LONDON – The EU is to set up an equivalent to the U.S. Biomedical Advanced Research and Development Authority (BARDA), after coming under criticism from pharma companies about Europe’s inability to swiftly seal advance purchase agreements for COVID-19 vaccines.

The plan was announced on Sept. 16 by European Commission President Ursula von der Leyen, in her first state of the union address since coming into office at the start of 2020. The new agency will support capacity and readiness to respond to cross-border health threats and emergencies, “whether of natural or deliberate origin,” she said.

At this stage, there are no details about funding or governance of European BARDA, but Von der Leyen said it will build strategic stockpiles to protect against supply chain interruptions, notably for pharmaceuticals.

In a set piece speech to the European Parliament, Von der Leyen, a medical doctor, said COVID-19 has exposed “the fragility all around us” and laid bare “the strain in our health systems.”

In response, she is calling for the European Commission (EC) to have more influence over health, an area where currently member states hold – and fiercely defend – all responsibility.

In addition to the BARDA lookalike, Von der Leyen said she wants the EU to “reinforce and empower” the EMA and the European Center for Disease prevention and Control.

Ursula von der Leyen, president, European Commission

She also took aim at the World Health Organization (WHO), saying it needs reform, but that this should be “change by design – not by destruction,” adding, “I want the EU to lead reforms of … WHO so [it is] fit for today's world.”

Von der Leyen lined herself up on the side of the European Parliament and in opposition to EU national governments, in demanding more funding for a new program, EU4Health, designed to help member states strengthen their health care systems.

The commission framed EU4Health in response to lessons learned during the pandemic, proposing it should get €9.4 billion (US$11.2 billion) from 2021 – 2027. However, in July, heads of state in the EU Council chopped that back to a meagre €1.7 billion. Von der Leyen said she is standing by the European Parliament in its “fight for more funding and [to] remedy cuts made by the European Council.”

The European Commission may have very little influence over health, but Von der Leyen said despite that, the EC has demonstrated it can play a critical role, ensuring the smooth flow of medical supplies across borders, arranging for COVID-19 patients to be treated in different countries, and working centrally with industry to increase production of diagnostic tests, ventilators and protective clothing.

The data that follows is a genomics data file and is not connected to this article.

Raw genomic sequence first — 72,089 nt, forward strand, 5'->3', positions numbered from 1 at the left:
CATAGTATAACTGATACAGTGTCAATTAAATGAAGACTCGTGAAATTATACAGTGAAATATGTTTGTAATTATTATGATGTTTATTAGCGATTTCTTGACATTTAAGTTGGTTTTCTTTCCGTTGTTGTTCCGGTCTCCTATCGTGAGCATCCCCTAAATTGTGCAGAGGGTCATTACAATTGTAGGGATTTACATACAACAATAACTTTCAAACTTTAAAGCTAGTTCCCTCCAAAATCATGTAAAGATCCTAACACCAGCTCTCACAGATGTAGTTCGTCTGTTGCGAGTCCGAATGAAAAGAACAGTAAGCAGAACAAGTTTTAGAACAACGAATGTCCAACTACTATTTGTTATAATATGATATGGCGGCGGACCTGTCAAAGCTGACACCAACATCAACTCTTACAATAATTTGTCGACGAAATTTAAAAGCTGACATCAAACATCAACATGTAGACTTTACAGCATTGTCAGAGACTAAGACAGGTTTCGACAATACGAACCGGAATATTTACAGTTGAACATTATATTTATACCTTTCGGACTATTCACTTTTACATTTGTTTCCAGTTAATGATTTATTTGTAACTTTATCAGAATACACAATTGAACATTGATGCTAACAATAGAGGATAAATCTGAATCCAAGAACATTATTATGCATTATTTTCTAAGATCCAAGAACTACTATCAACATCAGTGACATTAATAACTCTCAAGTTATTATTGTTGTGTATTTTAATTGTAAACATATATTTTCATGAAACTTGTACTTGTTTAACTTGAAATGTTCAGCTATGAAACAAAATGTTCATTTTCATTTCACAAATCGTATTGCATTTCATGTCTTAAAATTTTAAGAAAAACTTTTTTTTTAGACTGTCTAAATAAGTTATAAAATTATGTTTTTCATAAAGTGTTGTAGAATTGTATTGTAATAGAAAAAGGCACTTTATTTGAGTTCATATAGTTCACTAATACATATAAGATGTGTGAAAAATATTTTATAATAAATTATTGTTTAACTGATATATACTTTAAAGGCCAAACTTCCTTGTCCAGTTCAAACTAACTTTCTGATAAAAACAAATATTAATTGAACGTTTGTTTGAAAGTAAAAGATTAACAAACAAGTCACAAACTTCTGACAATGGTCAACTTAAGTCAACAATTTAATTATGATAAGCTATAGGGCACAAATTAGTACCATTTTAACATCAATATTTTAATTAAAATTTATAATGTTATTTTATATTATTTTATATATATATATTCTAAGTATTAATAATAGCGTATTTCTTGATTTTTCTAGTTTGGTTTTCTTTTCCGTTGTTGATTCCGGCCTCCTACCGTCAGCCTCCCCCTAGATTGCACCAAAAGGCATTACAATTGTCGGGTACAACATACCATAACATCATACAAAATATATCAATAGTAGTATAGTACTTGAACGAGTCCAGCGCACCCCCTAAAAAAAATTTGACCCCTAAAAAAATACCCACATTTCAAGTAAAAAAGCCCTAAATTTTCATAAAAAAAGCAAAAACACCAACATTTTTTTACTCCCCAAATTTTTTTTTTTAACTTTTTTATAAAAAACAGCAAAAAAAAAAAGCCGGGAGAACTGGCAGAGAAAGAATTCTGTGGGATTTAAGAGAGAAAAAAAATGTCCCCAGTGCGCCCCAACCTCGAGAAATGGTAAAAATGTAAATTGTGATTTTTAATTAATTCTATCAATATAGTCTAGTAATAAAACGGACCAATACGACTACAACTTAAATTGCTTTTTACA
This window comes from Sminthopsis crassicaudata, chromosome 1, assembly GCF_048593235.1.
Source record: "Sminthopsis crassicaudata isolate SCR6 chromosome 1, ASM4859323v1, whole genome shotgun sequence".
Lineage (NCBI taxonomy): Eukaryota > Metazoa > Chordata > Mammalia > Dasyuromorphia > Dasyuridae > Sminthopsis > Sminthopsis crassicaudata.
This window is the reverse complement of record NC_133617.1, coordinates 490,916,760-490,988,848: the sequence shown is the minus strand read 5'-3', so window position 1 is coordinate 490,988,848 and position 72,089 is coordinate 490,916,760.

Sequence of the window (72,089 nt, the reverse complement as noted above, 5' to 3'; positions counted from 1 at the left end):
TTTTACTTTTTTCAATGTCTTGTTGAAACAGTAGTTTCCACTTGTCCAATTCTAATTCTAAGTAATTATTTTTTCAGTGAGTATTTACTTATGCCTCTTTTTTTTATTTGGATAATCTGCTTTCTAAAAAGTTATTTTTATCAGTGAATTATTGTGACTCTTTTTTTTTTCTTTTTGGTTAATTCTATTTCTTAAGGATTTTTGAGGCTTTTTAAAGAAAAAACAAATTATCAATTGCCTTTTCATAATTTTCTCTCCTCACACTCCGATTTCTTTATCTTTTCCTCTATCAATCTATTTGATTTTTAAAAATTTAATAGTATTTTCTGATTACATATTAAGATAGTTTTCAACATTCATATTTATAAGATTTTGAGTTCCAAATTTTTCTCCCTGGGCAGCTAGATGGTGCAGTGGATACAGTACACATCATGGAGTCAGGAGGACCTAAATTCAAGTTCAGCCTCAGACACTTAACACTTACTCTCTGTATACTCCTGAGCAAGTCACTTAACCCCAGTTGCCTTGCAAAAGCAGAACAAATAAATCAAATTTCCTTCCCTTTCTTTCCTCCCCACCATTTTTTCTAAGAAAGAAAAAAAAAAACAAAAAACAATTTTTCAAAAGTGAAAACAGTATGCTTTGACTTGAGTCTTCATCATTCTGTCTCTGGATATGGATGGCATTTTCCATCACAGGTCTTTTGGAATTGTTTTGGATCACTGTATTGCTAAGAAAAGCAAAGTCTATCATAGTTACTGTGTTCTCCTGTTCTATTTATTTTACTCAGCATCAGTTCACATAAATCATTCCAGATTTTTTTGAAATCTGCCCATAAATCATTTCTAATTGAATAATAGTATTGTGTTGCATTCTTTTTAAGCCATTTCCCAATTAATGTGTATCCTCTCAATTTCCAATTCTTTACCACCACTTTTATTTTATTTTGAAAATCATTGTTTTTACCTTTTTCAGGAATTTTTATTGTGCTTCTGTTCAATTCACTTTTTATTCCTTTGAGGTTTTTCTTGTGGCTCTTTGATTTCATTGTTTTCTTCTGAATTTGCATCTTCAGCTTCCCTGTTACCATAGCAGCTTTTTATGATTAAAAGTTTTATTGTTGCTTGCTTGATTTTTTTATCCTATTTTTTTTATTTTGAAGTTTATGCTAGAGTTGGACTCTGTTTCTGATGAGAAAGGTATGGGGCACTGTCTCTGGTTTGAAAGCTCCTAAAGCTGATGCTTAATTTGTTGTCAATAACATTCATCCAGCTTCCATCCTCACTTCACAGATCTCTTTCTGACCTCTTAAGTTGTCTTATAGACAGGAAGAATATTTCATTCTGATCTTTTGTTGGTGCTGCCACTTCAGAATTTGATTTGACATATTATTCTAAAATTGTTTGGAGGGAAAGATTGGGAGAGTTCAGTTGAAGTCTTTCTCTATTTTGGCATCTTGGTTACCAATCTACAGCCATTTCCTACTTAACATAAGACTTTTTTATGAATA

That underlines the need to give the EU a far stronger role. Learning the lessons from the pandemic response, “we must discuss the question of health competences,” Von der Leyen said.

After a stuttering start, it was agreed in June that the EC would negotiate COVID-19 vaccines advance purchase agreements on behalf of all 27 member states, using a €2.3 billion emergency fund for down payments. That led to outline agreements with leading vaccines developers in late July and August.

The U.S. moved much faster, making investments in two vaccines being developed by European pharma companies Sanofi SA/Glaxosmithkline plc as early as February, and with Astrazeneca plc in May.

Both Pascal Soriot, Astrazeneca CEO, and Paul Hudson, CEO of Sanofi, have called for a European equivalent to BARDA, to back companies to develop treatments for infectious diseases. Operation Warp Speed, run by BARDA to speed development of COVID-19 vaccines, made it far easier to negotiate U.S. advance purchase deals, the two CEOs said.

Lobbying also has come from other sources, such as Michel Goldman, former head of the Innovative Medicines Initiative, the EU-funded public-private biomedical research program. Europe has “fallen short” in matching the U.S. effort to incentivize COVID-19 vaccine innovation, Goldman said, calling for the creation of a U.S. equivalent to BARDA to redress that.

In addition to stepping in to negotiate COVID-19 vaccine contracts on behalf of all member states, Von der Leyen pointed to the way in which the EC took the lead in the effort to ensure global access to a vaccine as proof of its competence to set up a European BARDA.

“At the beginning of the pandemic, there was no funding, no global framework for a COVID vaccine – just the wish to be the first to get one,” Von der Leyen said. The EC brought together more than 40 countries to raise €16 billion to finance vaccine research. “This is the EU’s unmatched convening powers in action,” she said.

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